Malaysian elections and the role of the next generation
By Krishantha Prasad Cooray
There is something about Malaysia, something special that you cannot describe unless you have lived there. The people in Malaysia are kind, friendly and always willing to lend a helping hand. There is more natural beauty in every nook and cranny of Malaysia than anyone will ever get to see in a single lifetime, from lush forests and pristine mountains to spectacular beaches and magnificent coral reefs. The ‘tiger cub’ economy not only survived Covid but is bouncing back strong.
And yet, the country feels like it is at a crossroads, and GE15 may well determine the destiny of the country. In many ways, this election will determine whether Malaysia will stay on the path to becoming a first world developed nation, or whether it will fall into stagnation or worse.
The future of any country rests with the best and the brightest of its youth. Unlike at any other election since independence, the youth – those aged 18 to 30 – will make up nearly a third of the electorate. In today’s globally connected world, the things that matter to these young Malaysians are very similar to the priorities of their peers who are beginning to decide the fates of governments everywhere.
This may be the first generation that doesn’t naturally inherit the political allegiances of their parents. They know more than their parents or grandparents about what they are entitled to expect, based not on historical standards, but on what rights and opportunities are available to their peers abroad. They value equality of opportunity, freedom from corruption and persecution and the efficiency and transparency of government service. By and large, they have little interest in nationalist or ethnic group identities or preserving patriarchies and patronage networks.
The post-independence baby boomer generation of Malaysians shaped the country into a prosperous tiger cub economy, with resilience guaranteed through the rest of the 20th century by vibrant export industries from agriculture to electronics. Had the best and brightest of this generation instead decided to leave Malaysia for greener pastures, Malaysia may not have become the country it is today.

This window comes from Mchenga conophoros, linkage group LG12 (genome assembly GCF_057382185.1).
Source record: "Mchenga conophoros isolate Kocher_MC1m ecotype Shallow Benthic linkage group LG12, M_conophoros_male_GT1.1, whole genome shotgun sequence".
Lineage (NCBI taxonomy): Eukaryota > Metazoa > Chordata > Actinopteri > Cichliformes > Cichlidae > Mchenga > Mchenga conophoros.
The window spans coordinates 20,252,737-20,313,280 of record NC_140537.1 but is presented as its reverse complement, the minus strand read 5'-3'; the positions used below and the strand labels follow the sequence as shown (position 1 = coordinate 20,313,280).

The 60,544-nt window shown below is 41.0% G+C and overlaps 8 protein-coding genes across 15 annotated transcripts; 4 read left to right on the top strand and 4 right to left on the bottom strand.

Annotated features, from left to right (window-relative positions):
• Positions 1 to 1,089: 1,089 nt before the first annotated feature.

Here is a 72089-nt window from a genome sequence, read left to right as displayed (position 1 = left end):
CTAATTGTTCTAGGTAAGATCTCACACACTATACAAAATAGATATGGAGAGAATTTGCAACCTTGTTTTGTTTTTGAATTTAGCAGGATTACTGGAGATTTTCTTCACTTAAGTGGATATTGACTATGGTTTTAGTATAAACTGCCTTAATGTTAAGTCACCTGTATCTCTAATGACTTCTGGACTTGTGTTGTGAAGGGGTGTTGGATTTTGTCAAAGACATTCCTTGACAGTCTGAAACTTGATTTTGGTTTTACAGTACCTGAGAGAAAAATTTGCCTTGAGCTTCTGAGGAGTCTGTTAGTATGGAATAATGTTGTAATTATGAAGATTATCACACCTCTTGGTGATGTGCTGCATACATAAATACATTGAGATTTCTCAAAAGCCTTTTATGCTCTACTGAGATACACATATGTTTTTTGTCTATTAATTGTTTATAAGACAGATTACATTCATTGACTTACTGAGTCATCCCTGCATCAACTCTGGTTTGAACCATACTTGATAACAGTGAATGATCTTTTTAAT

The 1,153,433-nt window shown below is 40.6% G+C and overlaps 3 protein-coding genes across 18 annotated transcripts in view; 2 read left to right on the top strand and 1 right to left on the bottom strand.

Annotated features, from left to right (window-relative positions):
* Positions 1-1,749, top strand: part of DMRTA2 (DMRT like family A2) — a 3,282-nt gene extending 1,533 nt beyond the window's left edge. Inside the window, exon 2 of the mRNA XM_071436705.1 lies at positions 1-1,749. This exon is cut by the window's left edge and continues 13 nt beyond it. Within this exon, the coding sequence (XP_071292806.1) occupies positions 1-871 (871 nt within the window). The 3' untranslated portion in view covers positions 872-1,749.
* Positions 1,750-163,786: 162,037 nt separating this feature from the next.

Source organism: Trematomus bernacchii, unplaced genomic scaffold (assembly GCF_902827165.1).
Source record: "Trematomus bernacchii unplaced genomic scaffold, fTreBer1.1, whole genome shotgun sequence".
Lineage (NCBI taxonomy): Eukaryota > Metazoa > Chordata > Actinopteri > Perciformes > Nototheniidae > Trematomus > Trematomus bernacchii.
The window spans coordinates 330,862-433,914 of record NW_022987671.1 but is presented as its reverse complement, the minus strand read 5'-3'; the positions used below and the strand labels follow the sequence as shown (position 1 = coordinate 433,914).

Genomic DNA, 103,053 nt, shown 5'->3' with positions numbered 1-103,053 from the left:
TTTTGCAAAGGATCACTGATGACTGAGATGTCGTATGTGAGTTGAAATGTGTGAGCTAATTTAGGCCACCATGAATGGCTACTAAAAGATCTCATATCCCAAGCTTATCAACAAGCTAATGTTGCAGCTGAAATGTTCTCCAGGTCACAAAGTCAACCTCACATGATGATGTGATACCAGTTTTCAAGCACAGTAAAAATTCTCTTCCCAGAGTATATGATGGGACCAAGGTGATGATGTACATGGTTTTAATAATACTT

To repeat this feat in the 21st century, the future of Malaysia will largely be up to the nearly five million youth who are registered to vote for the first time in their lives this week, in GE15. If their aspirations are not met, the most talented of these youth, with the most advanced education from here and abroad, have the option of voting with their passports, and emigrating from Malaysia to any one of several liberal democracies who will recognize them for their skills and qualifications and not judge them by their ethnicity, gender or personal lives.
One need only take nearby Sri Lanka to see an example of the gravity of these risks. Once upon a time, none other than Lee Quan Yew saw Sri Lanka as a country for Singapore to emulate. But through successive generations of nationalist and exclusionary policies coupled with economic mismanagement of increasing orders of magnitude, one generation of Sri Lankans after another began to give up on their country. Many of the most hardworking, talented and ambitious Sri Lankans decided to go and succeed elsewhere.
What often surprises people is that this brain drain in Sri Lanka was not limited to the Tamils, Muslims and Christians who felt like second-class citizens at best, or at risk of being hunted down and persecuted for their ancestry. Many from the majority Sinhala Buddhist community or the societal elite, who benefited the most from majoritarian privilege policies, also decided to flee, not because they could not live like kings, but because they were ashamed to do so to the detriment of others.
Anywhere in the world, the vast majority of talented, successful and hardworking people have come to learn from experience that a system that gives people preferential treatment due to their ancestry, their family name or their family friends, will never create a culture that allows the best ideas and best initiatives to flourish. Such places will always remain at least two steps behind egalitarian countries that have risen above such pettiness.
Between independence and today, Sri Lanka suffered several youth-led rebellions. Until this year, they were marked by bloodshed. In 2022, the internet, social media and sheer desperation united Sri Lankan youth to take to the streets and throw out their president in a largely peaceful movement. Never until this year had Sri Lanka’s youth had the knowhow, wherewithal and support they needed to exact serious political change. Never had an economic crisis in Sri Lanka led youth to unite across ethnic, religious and gender lines.
Malaysia is at no risk of the sort of economic calamity that has stricken Sri Lanka, but it won’t take a calamity to disenchant Malaysian youth. At this crossroads, they will want to see their country evolve into a society that can compete shoulder to shoulder with developed nations, by building out the societal features that make such nations so successful.